Karen Osborne

Lately, I’ve been reconnecting with old high school friends on Facebook. Since it has been more than 10 years since graduation, we’re naturally all wondering what has happened in each other’s lives. Is the class clown still funny? Is that bully still a jerk? What are my classmates doing with their lives?

I even found out what happened to Eric, my high school boyfriend. It turns out that he married a fantastic lady, has a cute son who is just one year away from entering kindergarten, and works a steady and profitable job in the service industry.

Recent photographs on Facebook show the three of them posing in front of a pile of colorful leaves at a fall festival and enjoying a summer picnic. I am happy that life has turned out so wonderfully for him.

I sometimes can’t remember, though, the good times we had — that trip to the movie theater, going to my homecoming dance or attending a football game at his school. The memory of our crazy breakup — the yelling, the blaming and the tears — is too strong.

Like most of the good things in this world, good relationships take work. That’s not something the world told me while Eric and I were dating. Instead, the world told me that love was a mystical, many-splendored thing, that it was something that would come upon me in a brilliant ray of heavenly light and that it would, indeed, conquer all.

So, I became seriously confused when I started having doubts about whether Eric and I truly made a good couple. Certain things about him drove me absolutely nuts, and I wasn’t sure we shared the same values.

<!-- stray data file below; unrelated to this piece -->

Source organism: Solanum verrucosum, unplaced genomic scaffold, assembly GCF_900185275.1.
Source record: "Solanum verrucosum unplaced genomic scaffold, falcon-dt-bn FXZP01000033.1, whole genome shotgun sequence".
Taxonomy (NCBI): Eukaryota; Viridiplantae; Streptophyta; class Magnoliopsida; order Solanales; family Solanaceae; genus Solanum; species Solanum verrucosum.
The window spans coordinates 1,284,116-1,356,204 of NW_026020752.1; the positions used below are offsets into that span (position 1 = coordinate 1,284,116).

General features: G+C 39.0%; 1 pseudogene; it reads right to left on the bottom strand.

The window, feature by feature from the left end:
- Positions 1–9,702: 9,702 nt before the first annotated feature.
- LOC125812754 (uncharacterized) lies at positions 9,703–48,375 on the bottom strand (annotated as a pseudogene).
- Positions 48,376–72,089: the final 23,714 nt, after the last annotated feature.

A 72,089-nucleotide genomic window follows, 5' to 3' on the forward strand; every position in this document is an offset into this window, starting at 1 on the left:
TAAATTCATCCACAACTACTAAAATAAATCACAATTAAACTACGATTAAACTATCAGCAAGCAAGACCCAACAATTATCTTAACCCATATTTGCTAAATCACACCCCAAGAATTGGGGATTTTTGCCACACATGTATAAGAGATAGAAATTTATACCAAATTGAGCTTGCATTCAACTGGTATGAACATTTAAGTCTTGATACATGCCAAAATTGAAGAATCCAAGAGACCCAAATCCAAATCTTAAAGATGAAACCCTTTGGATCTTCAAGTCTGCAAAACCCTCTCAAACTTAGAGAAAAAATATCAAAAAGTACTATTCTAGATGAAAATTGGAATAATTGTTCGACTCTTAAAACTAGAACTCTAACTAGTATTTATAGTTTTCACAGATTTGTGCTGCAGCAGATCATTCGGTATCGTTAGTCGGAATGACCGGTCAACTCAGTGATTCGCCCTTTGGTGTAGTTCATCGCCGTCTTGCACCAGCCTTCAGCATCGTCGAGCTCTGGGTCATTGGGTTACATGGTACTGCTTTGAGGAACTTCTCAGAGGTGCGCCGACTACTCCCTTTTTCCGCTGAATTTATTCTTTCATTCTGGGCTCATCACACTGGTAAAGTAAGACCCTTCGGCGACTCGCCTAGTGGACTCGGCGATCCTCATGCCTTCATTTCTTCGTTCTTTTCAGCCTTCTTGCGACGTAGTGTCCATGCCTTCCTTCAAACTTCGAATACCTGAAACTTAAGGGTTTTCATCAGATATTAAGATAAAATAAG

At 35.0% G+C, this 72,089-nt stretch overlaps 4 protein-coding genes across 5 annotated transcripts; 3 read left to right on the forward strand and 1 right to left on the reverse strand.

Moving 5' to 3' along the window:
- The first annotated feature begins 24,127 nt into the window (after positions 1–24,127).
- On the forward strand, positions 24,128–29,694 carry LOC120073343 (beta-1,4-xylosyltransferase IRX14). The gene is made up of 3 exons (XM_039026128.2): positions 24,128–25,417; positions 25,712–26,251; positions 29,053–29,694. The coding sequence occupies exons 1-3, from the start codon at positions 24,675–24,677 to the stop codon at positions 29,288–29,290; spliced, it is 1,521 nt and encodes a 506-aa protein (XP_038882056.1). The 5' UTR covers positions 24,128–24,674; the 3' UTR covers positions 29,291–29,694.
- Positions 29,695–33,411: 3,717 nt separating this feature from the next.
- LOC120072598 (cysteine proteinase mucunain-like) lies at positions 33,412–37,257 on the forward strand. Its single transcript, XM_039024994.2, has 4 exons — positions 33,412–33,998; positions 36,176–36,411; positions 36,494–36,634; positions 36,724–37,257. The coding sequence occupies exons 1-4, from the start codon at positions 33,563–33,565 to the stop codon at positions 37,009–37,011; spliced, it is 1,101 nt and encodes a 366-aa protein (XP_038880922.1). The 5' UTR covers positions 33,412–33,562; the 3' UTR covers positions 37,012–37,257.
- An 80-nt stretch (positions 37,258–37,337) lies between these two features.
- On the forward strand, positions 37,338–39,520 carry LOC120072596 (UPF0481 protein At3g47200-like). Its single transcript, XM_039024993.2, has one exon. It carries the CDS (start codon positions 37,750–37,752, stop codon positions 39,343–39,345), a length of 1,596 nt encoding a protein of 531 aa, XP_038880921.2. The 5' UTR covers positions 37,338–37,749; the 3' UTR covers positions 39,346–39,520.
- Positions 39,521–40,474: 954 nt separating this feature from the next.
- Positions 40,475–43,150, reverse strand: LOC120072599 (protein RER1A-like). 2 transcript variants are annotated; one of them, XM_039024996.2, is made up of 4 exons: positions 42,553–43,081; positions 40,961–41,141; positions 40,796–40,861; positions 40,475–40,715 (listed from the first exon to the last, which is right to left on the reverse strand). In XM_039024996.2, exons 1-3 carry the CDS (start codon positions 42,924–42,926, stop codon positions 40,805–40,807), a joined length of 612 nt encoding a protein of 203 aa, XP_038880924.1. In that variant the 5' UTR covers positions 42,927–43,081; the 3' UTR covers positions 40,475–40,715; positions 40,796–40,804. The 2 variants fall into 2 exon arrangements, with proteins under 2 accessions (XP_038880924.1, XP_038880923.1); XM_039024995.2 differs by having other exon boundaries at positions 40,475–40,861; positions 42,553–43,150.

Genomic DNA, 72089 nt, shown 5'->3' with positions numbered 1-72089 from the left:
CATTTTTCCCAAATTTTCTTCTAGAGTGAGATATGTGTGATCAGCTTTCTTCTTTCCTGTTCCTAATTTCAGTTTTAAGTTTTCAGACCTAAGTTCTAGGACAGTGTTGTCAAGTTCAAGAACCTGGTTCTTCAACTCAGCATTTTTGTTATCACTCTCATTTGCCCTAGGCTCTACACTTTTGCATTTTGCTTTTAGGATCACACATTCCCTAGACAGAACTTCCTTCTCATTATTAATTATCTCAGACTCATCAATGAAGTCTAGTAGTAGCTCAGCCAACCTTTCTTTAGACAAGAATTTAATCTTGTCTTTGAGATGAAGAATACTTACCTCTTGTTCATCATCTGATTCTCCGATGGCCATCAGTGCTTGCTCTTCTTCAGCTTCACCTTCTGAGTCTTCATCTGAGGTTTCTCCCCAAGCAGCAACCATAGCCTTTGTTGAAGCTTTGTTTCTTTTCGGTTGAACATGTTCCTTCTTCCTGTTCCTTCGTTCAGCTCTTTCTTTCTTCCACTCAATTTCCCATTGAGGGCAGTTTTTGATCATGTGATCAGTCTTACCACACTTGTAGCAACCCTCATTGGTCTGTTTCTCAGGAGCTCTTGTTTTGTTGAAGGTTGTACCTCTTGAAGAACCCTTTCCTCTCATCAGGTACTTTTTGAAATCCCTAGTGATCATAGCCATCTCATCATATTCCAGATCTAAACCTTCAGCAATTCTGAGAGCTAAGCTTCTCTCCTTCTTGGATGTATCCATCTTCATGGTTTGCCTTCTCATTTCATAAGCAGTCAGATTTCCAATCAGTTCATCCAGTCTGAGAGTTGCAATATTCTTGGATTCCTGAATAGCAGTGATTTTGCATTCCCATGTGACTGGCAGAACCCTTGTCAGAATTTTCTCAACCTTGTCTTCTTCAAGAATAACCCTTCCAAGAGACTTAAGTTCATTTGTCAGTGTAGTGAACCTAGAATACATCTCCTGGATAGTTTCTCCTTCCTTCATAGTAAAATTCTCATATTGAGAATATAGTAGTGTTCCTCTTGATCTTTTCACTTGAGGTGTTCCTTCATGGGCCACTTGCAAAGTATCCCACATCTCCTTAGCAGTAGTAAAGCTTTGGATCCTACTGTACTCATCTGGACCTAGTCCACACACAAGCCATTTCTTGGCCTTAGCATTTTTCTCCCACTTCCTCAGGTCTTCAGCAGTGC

One thing the fairy tales never tell you is that, sometimes, love takes work. That sugar-high, wonderful, floaty feeling everyone wants is never going to be enough if you want love to last. To stay in love, you sometimes have to slog through some of the muck — talking through problems, issues and concerns. Sometimes even that doesn’t work. Sometimes there’s a breakup, not a pot of gold, at the end of the rainbow.

Many of the characters on the television show “Glee” have recently endured tough breakups. Last year, viewers thought that three major relationships — Finchel, Brittana and Klaine — were going to beat the statistics and be together forever. Last year, Finn and Rachel were even planning on getting married. This year? They’re history.

But if you watch closely, you’ll find that those relationships weren’t wasted time. Brittany learned that she doesn’t want a long-distance relationship. Kurt learned that disloyalty in a relationship is a deal-breaker. Finn and Rachel both learned that they had a lot of work to do on themselves before they were truly ready to make a lifetime commitment to another person.

God brings people into our lives for many reasons. Sometimes they’re meant to be there for a long time, supporting us and walking with us on the road of life. Sometimes, like Eric, they’re only meant to touch our lives for a little while.

But a bad breakup doesn’t mean that the relationship itself was wasted time. It means that you have an opportunity to learn something real and honest about yourself. This is something that you can bring into your next relationship, something you can use to build a relationship that will be real and true and wonderful. It will be something that can last through the hurt and the bad times and the pain.

Because, someday, you’ll meet someone really special, someone with whom a breakup is out of the question, someone who will watch your back during good times and bad, someone with whom the giddy, gorgeous feeling of love will last.